Joburg rejects Eskom’s demand for a 38% rate increase

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The multi-party government in Johannesburg says it will reject Eskom’s request to the National Energy Regulator of South Africa (NERSA) for a 38.1% increase in electricity tariffs for fiscal year 2023/24.

Department of Environmental and Infrastructure Services (EISD) MMC, Councilor Michael Sun and City Power officials attended the NERSA hearings on behalf of the City of Joburg.

“While we as a city fully realize that Eskom must be financially viable, this must not come at the expense of the people of Johannesburg,” Sun said.

“If Eskom’s proposed application of a 38.1% tariff increase is approved, City Power would have little leeway but to pass the costs on to its customers. This would put even more financial burdens on the people of Johannesburg.”

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The proposed rate hike, which is much higher than current inflation, would have a devastating effect on Johannesburg’s residents and the ailing local economy, further erode business confidence and disrupt the city’s fragile economic recovery.

The local government says it believes Eskom has scope to revise and revise its proposed RAR 55 billion revenue by reducing the increase for fiscal year 2023/24 to at least 18.4%.

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The specific assessment of the expected revenues should be carried out around Eskom’s Independent Power Producer (IPP) programme, electricity imports – in particular from the Cahorra-Basse hydroelectric power station, carbon loading and battery power storage.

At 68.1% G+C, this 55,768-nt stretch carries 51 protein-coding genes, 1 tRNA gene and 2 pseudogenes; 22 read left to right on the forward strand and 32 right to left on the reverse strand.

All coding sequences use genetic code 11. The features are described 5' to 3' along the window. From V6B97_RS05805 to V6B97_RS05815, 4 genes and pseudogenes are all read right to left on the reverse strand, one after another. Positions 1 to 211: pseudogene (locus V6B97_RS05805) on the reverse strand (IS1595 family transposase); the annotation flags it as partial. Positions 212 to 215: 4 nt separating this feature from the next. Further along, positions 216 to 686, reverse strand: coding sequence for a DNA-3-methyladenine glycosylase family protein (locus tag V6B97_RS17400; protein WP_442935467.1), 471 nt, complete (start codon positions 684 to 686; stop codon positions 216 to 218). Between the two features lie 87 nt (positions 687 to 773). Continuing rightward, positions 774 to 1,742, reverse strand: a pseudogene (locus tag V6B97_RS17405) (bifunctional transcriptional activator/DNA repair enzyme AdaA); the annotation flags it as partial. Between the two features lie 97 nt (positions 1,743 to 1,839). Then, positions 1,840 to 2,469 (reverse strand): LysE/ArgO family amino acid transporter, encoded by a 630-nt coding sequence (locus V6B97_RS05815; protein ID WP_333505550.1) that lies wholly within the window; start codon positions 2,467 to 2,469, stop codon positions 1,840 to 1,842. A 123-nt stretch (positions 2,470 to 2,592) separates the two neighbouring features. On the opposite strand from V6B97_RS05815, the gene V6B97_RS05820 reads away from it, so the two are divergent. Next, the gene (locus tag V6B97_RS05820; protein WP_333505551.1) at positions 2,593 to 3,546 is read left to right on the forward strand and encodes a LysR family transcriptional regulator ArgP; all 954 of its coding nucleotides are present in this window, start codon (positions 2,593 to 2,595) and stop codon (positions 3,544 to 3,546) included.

“This unrealistic rate hike proposed by Eskom would halt the recovery of business and the economy and negatively impact job creation and the city’s revenues,” Sun said.

He stressed to the NERSA panel that fighting the Eskom power outage is not just about keeping the lights on at home. An astronomical amount of economic activity and productive hours are lost, resulting in a magnitude of financial loss for Africa’s economic center, whose recovery will take many years.

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“Therefore, we request NERSA to limit the increase in Eskom tariffs as proposed, and Eskom should rather be encouraged to have introspection and seek alternative mechanisms to improve efficiency and reduce costs,” said Sun.


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